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Day 1: Australia 2012

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Approximately 30 years ago, life expectation for Indigenous peoples in Canada, New Zealand and the United States of America was, like Indigenous peoples in Australia today, significantly lower than that of the respective non-Indigenous populations of those countries.

However, significant gains in life expectation by Native Americans and Canadians and the Maori have been made in recent decades. Today, Australia has fallen significantly behind in improving the life expectation of its Indigenous peoples. Although comparisons should be made with caution (because of the way different countries calculate life expectation) data from the late 1990s suggests Indigenous males in Australia live between 8.8 and 13.5 years less than Indigenous males in Canada, New Zealand and the USA; and Indigenous females in Australia live between 10.9 and 12.6 years less than Indigenous females in these countries. [41]

(a) Mortality

For the period 2001--05, among the residents of Queensland, Western Australia, South Australia and the Northern Territory (jurisdictions where the data is deemed reliable), deaths recorded as being of an Indigenous person accounted for 3.2% of all deaths, higher than their presence as a percentage of the total population (as noted, estimated at 2.5%). [42]

In Queensland, Western Australia, South Australia and the Northern Territory combined, approximately 75% of Indigenous males and 65% of Indigenous females died before the age of 65 years. In contrast, in the non-Indigenous population 26% of males and 16% of females died aged less than 65 years. [43]

For the period 2001--05, Indigenous infant deaths represented 6.4% of total Indigenous male deaths and 5.7% of total Indigenous female deaths compared with 0.9% and 0.8% of the total for non-Indigenous male and female infant deaths. [44]

(b) Years of life lost

Years of Life Lost (YLL) is an indicator of premature mortality.

A 2003 study on the burden of disease and injury among Indigenous peoples found there were an estimated 51,475 YLL due to disease and injury for the Indigenous population, or approximately 4% of the total YLL for disease and injury for the total Australian population. [45] This is significantly higher than their presence as a percentage of the total population.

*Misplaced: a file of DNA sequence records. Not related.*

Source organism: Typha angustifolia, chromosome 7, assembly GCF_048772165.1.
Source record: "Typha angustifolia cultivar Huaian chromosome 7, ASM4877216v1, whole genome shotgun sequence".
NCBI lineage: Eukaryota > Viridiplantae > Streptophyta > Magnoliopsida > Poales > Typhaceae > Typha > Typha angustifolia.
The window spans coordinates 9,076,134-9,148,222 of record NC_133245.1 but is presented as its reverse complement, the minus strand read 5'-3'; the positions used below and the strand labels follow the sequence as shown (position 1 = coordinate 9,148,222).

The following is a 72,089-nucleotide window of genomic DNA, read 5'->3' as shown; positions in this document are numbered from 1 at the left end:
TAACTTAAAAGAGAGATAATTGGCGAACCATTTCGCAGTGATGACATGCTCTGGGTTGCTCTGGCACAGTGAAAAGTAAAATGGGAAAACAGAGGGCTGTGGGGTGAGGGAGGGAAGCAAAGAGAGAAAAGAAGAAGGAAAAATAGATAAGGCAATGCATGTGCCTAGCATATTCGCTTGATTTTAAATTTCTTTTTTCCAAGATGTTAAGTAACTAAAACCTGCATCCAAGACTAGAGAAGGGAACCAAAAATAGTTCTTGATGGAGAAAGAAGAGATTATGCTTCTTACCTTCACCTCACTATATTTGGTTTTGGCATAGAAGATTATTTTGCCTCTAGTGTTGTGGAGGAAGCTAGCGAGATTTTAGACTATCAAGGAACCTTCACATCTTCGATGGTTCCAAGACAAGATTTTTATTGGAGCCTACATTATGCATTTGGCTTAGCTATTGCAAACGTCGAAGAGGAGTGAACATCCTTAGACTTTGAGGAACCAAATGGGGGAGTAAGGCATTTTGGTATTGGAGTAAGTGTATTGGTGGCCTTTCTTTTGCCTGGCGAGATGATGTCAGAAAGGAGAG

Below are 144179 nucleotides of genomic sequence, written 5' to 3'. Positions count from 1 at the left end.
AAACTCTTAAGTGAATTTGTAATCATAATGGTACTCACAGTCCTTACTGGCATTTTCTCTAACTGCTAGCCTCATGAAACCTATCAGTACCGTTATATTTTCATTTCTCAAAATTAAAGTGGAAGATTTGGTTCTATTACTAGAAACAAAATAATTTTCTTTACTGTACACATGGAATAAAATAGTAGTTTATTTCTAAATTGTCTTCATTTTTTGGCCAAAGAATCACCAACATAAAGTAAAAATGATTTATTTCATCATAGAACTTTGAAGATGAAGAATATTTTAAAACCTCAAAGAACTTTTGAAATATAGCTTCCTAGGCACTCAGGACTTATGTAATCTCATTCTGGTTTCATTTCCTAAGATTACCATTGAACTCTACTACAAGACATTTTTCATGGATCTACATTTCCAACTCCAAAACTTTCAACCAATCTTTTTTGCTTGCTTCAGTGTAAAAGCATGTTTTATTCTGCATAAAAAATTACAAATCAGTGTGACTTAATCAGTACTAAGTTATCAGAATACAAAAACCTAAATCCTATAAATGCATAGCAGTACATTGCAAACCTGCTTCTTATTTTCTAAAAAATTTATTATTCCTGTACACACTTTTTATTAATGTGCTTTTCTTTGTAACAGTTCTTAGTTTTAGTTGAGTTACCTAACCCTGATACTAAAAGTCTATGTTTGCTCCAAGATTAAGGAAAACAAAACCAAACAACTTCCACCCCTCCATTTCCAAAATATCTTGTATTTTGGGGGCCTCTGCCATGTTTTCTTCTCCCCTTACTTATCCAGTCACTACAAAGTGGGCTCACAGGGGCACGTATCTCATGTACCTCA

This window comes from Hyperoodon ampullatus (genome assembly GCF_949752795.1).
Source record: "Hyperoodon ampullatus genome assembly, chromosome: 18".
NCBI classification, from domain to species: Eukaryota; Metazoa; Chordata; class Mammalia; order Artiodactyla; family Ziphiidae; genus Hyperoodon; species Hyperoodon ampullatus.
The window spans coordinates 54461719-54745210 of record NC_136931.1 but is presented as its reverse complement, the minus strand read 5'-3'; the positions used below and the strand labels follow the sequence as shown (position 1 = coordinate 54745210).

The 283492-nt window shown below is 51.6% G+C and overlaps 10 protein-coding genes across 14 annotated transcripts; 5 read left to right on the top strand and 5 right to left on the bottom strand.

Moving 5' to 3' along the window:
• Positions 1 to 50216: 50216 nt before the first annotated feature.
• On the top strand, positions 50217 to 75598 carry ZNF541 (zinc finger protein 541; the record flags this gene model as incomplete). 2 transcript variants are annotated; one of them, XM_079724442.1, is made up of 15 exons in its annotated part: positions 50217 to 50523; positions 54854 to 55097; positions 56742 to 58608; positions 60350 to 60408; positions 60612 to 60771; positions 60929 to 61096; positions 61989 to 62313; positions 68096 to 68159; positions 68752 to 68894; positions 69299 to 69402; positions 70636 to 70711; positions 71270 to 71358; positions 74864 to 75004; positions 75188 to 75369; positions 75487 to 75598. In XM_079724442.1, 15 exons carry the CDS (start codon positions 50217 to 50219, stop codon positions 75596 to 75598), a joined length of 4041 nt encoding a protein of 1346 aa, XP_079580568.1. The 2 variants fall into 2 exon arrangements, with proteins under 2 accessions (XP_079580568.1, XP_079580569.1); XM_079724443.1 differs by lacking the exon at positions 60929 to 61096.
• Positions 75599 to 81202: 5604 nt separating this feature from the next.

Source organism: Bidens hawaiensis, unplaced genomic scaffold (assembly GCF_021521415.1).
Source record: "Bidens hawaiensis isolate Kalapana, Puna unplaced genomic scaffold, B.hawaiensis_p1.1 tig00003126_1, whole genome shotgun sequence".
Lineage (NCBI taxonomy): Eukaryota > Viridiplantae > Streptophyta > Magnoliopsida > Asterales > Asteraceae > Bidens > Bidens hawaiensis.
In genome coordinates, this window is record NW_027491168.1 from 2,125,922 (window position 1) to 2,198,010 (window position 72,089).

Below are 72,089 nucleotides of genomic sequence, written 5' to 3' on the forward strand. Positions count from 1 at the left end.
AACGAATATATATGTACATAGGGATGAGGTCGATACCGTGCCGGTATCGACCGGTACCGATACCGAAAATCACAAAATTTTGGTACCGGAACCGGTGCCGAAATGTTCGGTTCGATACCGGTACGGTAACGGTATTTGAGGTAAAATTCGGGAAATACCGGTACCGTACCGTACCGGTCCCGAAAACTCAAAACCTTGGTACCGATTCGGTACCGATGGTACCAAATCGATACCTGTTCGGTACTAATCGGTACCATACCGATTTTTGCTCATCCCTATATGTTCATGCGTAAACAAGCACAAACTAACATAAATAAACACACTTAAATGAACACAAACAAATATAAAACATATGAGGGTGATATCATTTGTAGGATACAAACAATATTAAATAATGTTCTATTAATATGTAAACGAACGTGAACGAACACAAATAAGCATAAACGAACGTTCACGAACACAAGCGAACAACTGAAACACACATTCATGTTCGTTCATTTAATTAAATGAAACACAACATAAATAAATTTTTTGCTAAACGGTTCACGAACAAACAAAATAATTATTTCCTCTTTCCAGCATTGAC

Cardiovascular disease was the leading cause of years of life lost accounted for around one-quarter of total YLL among Indigenous peoples; followed by cancer (14% of YLL); unintentional injuries (11%), intentional injuries (9%) and diabetes (7%). [46]

5.3 Infant and child health

(a) Low birth weight infants

Indigenous infant and child health is significantly poorer than that of non-Indigenous infants and children. A 'low birth weight baby' weighs less than 2,500 grams at birth [47] indicating, among other things, foetal malnutrition. There is a growing body of evidence that suggests a malnourished foetus will program its body in a way that will incline it to chronic diseases later in life. [48]

Approximately twice as many low birth weight infants were born to Indigenous women compared to those born to non-Indigenous women over 2001 and 2004. [49] The ABS reported in 2005 that since 1991 there appears to be no change in both the rates of low birth-weight infants being born to Indigenous women and the mean birth weights of those infants. [50]

(b) Infant mortality

After significant reductions to the Indigenous infant mortality rate in the 1970s and 1980s, there was a levelling out of the rate in the mid 1990s. The decline is believed to have halted because of the generally poorer health of Indigenous mothers; their exposure to risk factors; and the poor state of health infrastructure in which infants were raised. [51]

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Lewis Mehl-Madrona graduated from Stanford University School of Medicine and completed residencies in family medicine and in psychiatry at the University of Vermont. He is the author of Coyote Medicine, Coyote Healing, Coyote Wisdom, and (more...)
 
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